The Jewish Exponent has a profile on Rabbi Benjamin David, religious leader of Adath Emanu-El in Mt. Laurel, N.J., and co-founder of Running Rabbis, who ran the Boston Marathon on Monday. [[READMORE]]
“People were running toward the scene and away from the scene,” David said. “Police were scrambling. The hardest part is that no one knew what happened so you don’t know what to do. We thought maybe the grandstand had collapsed, or a building. I grabbed someone, and he said that two bombs went off.
“I went up to my room and to put on the news,” he said. “Isn’t that strange? Here I am, two blocks from the thing, and my instinct is still to turn on the TV to see what happened. But then, from the window in my room, I could see basically everything. So, the local news was on and there was confusion and speculation and I’m looking out the window and looking right at what is being called a terrorist attack.”…
He was also a few blocks from the Sept. 11 attacks in New York.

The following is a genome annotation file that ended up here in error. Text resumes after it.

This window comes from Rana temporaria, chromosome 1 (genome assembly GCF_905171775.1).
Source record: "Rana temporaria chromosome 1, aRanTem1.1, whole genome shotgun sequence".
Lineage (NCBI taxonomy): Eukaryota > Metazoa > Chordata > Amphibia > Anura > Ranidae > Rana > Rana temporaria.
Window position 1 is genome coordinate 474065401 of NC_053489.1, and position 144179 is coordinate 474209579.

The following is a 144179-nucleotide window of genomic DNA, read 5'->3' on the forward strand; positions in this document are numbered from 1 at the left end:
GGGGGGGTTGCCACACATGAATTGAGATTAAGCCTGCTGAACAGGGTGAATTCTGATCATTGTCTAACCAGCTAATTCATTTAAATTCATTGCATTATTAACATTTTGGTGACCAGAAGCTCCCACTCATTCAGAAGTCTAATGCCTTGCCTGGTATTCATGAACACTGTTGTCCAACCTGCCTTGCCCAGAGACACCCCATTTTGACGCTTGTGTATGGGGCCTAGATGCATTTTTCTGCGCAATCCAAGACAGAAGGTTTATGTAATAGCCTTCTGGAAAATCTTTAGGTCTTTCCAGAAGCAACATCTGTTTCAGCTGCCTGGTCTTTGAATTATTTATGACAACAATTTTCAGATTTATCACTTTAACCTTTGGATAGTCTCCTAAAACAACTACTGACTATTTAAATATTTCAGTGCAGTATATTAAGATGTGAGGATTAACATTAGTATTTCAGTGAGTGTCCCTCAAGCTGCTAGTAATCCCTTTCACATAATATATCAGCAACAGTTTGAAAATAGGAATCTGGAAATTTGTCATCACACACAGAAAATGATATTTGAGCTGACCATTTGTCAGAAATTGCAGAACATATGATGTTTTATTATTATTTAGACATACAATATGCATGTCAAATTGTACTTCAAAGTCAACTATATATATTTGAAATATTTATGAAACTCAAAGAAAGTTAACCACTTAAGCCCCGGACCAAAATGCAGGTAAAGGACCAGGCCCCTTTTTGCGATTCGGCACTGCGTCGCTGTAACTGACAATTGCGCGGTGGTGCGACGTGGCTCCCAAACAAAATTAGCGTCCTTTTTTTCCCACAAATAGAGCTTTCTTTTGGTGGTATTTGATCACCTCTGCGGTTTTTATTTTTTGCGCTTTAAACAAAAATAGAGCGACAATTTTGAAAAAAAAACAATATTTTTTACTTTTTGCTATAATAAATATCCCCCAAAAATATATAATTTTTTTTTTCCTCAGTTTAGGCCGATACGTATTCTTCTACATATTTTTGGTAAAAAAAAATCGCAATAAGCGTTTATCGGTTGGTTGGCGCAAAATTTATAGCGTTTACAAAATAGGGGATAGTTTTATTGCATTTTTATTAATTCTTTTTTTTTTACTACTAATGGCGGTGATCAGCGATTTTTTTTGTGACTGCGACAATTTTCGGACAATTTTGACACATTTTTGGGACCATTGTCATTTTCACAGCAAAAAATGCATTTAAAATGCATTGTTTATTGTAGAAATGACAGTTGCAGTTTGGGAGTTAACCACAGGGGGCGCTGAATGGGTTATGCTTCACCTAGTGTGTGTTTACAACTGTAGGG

David knew what kind of wrong that was. He was in Manhattan on Sept. 11, 2001, blocks away from the World Trade Center at Hebrew Union College-Jewish Institute of Religion. “In my mind, I instantly compared it to when I was in New York on 9/11,” he said. “I mean, it was a different sound. But when the first plane hit the tower, it was a sound like a sound you don’t normally hear. That’s what this was today. A sound that you don’t normally hear and your brain says, ‘Is something wrong?’ Then today when we head the second bomb, like when there was the second plane on 9/11. Then we knew for sure that something was very wrong.
The interview concludes with a message about next year’s race:
“And one more thing: I will run the Boston Marathon next year,” David said. “Nothing will keep me from it.”